i’m reviewing and evaluating a list of tools in this space, my personal favorite thus far is datameer. you should check them out. it has governance, change management, lineage, check-in/out, sql generation, map reduce code generation, and a whole lot more – including neural net analysis visualization. it’s simple and easy to use (thus far). other tools in this space that i’m looking at include:
- alpine data labs
- fico (yes there is a company and a tool called fico)
now before you get on your high horse (data wrangler horse) and begin asking me why i didn’t include: qlikview, tableau, cognos, sas, etc.. etc..) my reasoning that i have some basic criteria that these tools must meet: a) must generate map & reduce code, b) must generate sql code, c) must work (not through 3rd party) directly with hadoop based systems, d) must have visualizations built in, e) must allow the users to construct process workflows / business logic, f) must be able to write results back to hadoop, and a few others that i won’t bore you with. most of the other tools are considered “pure-play bi tools” – or work through partners to get these elements working. hence not included in my list.
there is even google refine (which has a very cool set of features for refining data, but is lacking some of the more sophisticated interfaces, graphs, and visualizations that datameer has. if you have experience in any of the above tools, i’d love to hear from you in the comments below. please tell me the best / top 3 features you love about the tool, and the bottom 3 features you dislike about your tool. if you’re up to it, let me know the top 3 features you wish your tool had.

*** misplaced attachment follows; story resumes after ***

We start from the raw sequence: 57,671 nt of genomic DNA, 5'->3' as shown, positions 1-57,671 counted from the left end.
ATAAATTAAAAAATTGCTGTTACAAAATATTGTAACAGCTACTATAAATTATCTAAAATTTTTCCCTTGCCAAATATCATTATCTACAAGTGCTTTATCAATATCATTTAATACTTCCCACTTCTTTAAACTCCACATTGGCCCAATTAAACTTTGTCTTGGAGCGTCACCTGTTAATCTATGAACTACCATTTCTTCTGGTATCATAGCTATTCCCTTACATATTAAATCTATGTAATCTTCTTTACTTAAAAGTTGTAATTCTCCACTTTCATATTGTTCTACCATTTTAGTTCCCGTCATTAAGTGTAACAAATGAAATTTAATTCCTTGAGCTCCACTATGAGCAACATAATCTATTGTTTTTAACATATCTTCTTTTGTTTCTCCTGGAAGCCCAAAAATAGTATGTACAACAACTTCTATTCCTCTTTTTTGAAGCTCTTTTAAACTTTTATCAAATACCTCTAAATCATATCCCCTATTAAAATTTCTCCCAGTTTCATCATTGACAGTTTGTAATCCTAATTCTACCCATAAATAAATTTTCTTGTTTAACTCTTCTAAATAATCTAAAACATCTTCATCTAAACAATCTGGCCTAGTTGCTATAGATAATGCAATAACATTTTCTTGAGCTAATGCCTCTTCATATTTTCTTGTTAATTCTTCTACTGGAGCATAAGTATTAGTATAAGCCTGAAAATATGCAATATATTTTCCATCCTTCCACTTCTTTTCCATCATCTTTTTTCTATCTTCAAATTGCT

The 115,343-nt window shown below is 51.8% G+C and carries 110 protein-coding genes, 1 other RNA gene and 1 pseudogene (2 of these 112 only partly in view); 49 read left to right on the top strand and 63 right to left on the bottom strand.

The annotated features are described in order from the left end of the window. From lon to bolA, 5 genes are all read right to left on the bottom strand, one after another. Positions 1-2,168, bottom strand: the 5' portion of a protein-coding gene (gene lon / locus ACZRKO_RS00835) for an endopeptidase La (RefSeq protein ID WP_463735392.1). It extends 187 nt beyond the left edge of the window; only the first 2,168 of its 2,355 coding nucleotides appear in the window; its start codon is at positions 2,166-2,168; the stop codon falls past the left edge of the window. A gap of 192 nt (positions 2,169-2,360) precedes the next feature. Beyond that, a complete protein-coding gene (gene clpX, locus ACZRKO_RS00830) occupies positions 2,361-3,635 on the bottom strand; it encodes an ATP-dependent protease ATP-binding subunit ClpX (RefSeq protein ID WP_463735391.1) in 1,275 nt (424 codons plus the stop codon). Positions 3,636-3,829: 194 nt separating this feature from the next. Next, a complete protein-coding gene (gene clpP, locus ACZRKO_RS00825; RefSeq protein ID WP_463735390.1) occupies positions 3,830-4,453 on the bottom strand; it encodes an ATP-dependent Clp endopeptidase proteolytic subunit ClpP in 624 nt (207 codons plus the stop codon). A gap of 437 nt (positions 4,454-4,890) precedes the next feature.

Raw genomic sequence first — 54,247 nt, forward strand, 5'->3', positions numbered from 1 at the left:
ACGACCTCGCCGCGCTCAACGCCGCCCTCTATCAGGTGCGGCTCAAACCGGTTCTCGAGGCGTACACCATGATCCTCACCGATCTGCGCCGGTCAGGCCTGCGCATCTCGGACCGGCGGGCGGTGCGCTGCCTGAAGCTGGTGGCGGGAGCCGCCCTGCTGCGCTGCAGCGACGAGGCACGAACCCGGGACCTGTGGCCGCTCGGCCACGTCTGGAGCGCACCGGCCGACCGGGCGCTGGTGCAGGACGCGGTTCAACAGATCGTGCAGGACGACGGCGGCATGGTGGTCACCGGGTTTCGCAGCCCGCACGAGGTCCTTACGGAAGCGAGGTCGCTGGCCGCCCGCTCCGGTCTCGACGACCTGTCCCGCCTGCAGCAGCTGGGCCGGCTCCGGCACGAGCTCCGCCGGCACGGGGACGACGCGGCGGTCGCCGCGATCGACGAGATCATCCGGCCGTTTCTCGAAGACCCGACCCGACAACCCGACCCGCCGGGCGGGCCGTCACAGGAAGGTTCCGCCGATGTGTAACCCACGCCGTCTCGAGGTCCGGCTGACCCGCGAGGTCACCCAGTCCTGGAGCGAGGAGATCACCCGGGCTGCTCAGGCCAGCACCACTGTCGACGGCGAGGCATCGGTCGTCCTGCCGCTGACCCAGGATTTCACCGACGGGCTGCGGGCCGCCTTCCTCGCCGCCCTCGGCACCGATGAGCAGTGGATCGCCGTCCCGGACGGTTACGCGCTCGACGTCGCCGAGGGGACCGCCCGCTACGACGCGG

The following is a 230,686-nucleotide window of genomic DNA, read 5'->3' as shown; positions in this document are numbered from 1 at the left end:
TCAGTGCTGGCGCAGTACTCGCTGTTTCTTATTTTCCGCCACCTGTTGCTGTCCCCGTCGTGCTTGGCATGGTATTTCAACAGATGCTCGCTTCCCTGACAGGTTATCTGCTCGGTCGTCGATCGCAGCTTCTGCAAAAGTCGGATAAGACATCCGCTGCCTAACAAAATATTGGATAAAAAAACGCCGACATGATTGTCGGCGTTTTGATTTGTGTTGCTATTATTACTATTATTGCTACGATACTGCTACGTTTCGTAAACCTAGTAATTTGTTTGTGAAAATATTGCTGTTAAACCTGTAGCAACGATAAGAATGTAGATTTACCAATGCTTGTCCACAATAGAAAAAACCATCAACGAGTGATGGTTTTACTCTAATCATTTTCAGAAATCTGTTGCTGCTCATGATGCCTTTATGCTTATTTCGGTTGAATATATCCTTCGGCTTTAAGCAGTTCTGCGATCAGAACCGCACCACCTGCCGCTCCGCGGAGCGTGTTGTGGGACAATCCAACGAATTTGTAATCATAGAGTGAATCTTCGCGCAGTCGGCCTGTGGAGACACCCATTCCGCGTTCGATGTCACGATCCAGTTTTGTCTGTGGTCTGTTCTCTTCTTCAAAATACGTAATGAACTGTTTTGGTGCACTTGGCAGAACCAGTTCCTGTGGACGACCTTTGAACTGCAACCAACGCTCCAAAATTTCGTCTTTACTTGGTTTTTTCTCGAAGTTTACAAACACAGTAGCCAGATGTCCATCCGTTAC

i thought this entry was about managed self service bi?
it is, so let’s get back to it. in managed ssbi, good governance, solid data modeling, and information architecture are key components to successful indulgence. applicability increases when good business use cases have been defined. keep in mind, that just because these tools can access / run / generate analytics in a hadoop platform, doesn’t mean you should! some of these analytical inquires should remain as ad-hoc questions sent in sql form to a scalable database engine capable of returning sub-second response times.
it is time to bring this entry to an end, i will write more as i progress in my investigations of these tool sets. however, i will leave you with these thoughts
- don’t forget to comment, i want to hear from you
- managed self-service bi is the proper term
- i.t. must still be involved
- good governance is a must
- good architecture (system, data, information) is a must
- relational databases still hold real value
- good data models help structure data in an understandable manner
- business use cases *must* be defined (otherwise, how will the business know if they’ve found what their looking for? especially if they haven’t defined what they are looking for)
- lots of tooling doing different things
- we’ve been down this road before! with eii – perhaps these new tool vendors could learn a thing or two about researching the problems and issues we had with the eii phase of the market.
of course, “what’s old is new again…” uggh, i seriously dislike this statement.
what do you think?